Research Article: Microdialysis combined with liquid chromatography-tandem mass spectrometry for the quantitation of gemifloxacin and its application to a muscle penetration study in healthy and MRSA-infected rats

Date Published: June 6, 2019

Publisher: Public Library of Science

Author(s): Rui Zhao, Qing Wang, Xin-Xin Hu, Tong-Ying Nie, Xin-Yi Yang, Cong-Ran Li, Xi Lu, Xiukun Wang, Jian-Dong Jiang, Jing Pang, Xue-Fu You, Hua Zhou.


Pharmacological efficacy is based on the drug concentration in target tissues, which usually cannot be represented by the plasma concentration. The purpose of this study was to compare the pharmacokinetic characteristics of gemifloxacin in plasma and skeletal muscle and evaluate its tissue penetration in both healthy and MRSA (methicillin-resistant Staphylococcus aureus)-infected rats. A microdialysis (MD) combined with liquid chromatography-tandem mass spectrometry (LC-MS/MS) method was developed and validated to determine free gemifloxacin concentrations in rat plasma and skeletal muscle simultaneously. The in vivo recoveries of MD were 23.21% ± 3.42% for skeletal muscle and 20.62% ± 3.19% for plasma, and were concentration independent. We provided evidence that the method developed here meets FDA requirements. Additionally, this method was successfully applied to the determination of free gemifloxacin in rats. Muscle and blood dialysates were collected after an 18 mg/kg intravenous bolus dose. The mean areas under the concentration-time curves (AUCs) from 0 to 9 h for skeletal muscle and plasma were 3641.50 ± 915.65 h*ng/mL and 7068.32 ± 1964.19 h*ng/mL in MRSA-infected rats and 3774.72 ± 700.36 h*ng/mL and 6927.49 ± 1714.86 h*ng/mL in healthy rats, respectively. There was no significant difference (P>0.05) in gemifloxacin exposure between healthy rats and MRSA-infected rats for plasma or muscle. The low ratio of AUC0-9 muscle to AUC0-9 plasma suggested lower drug exposure in skeletal muscle than in plasma for both healthy and MRSA-infected rats. Our study suggested that the administration of gemifloxacin according to drug levels in plasma to treat local infection is unreasonable and might result in an inadequate dose regimen.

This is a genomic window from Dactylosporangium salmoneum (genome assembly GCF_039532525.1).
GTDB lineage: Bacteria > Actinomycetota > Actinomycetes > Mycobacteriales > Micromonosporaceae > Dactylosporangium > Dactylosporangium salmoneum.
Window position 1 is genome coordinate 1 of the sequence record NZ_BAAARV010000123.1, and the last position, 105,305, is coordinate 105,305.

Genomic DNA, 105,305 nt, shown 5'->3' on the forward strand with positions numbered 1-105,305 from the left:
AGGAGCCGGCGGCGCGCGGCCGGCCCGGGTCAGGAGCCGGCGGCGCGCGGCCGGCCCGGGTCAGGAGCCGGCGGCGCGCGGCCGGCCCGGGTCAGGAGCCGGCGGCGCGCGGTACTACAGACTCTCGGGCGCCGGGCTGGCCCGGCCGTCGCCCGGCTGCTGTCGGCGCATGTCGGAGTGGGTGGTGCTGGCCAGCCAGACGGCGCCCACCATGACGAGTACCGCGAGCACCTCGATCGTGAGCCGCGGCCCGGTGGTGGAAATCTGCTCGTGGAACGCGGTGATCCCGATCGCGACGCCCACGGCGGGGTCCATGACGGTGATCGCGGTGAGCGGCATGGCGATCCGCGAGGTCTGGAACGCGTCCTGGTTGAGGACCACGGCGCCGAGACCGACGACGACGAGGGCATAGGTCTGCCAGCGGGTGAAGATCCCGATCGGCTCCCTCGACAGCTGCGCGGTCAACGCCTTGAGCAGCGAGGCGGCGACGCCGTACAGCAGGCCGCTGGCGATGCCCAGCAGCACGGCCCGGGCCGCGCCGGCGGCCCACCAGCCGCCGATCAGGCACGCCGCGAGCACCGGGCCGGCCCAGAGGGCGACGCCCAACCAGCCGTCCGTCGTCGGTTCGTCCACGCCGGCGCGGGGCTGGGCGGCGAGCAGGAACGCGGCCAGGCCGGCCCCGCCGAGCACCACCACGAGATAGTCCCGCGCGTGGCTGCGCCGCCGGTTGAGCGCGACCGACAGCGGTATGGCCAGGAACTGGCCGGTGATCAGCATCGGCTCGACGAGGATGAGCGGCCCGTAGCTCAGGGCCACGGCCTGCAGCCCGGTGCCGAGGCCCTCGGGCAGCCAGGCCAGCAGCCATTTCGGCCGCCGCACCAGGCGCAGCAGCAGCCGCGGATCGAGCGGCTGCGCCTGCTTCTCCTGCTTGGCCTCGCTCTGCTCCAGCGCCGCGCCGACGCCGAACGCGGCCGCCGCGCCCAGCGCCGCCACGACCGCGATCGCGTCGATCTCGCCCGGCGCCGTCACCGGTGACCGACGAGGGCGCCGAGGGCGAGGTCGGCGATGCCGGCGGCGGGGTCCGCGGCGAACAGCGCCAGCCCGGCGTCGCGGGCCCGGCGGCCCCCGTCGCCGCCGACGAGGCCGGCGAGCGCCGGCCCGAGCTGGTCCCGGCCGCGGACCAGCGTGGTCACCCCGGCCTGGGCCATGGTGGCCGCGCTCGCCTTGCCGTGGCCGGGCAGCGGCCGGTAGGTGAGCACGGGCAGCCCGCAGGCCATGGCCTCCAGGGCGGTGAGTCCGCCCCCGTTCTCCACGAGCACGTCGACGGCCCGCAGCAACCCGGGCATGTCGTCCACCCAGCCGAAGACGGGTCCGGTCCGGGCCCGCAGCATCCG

Partial Text

Antibacterial drug resistance, an urgent global crisis, is seriously threatening public health and social stability. The prevalence of methicillin-resistant Staphylococcus aureus (MRSA), a major cause of hospital and community-associated infections, has become the focus of novel antibacterial development. Gemifloxacin (pKa1 = 5.53, pKa2 = 9.53; LogP = 1.7313; molecular weight 389.3809) [1] is a broad-spectrum fluoroquinolone antibacterial with relatively high antimicrobial activity against Gram-positive bacteria. Compared with other quinolones, gemifloxacin shows a better inhibitory effect on topoisomerase IV, a primary target of Staphylococcus aureus [2].

Most PK studies on antimicrobial agents are based on the measurement of total plasma concentration. However, antibacterial activity can be exerted only by the drugs of the unbound fraction in the interstitial fluid where the infections occur. In local infection, PK profiles for plasma and target tissues may be markedly different. Therefore, the prediction of antimicrobial efficacy based on plasma PK data may result in overestimation of the dose regimen and failure of antibiotic therapy. Regulatory authorities such as the FDA and European Agency for the Evaluation of Medicinal Products advocate that the concentrations of antibacterial at the target site should be determined.

In conclusion, this validated method was successfully applied to quantify free gemifloxacin concentrations in rat plasma and thigh muscle and provides the possibility to investigate the real concentrations of gemifloxacin in different parts of the body simultaneously, which would shed light on the dosing regimen optimization of gemifloxacin. The significantly lower free gemifloxacin concentrations in skeletal muscle than in plasma in MRSA-infected rats suggested that the dosing regimen according to drug levels in plasma to the treatment of local tissue infection is unreasonable.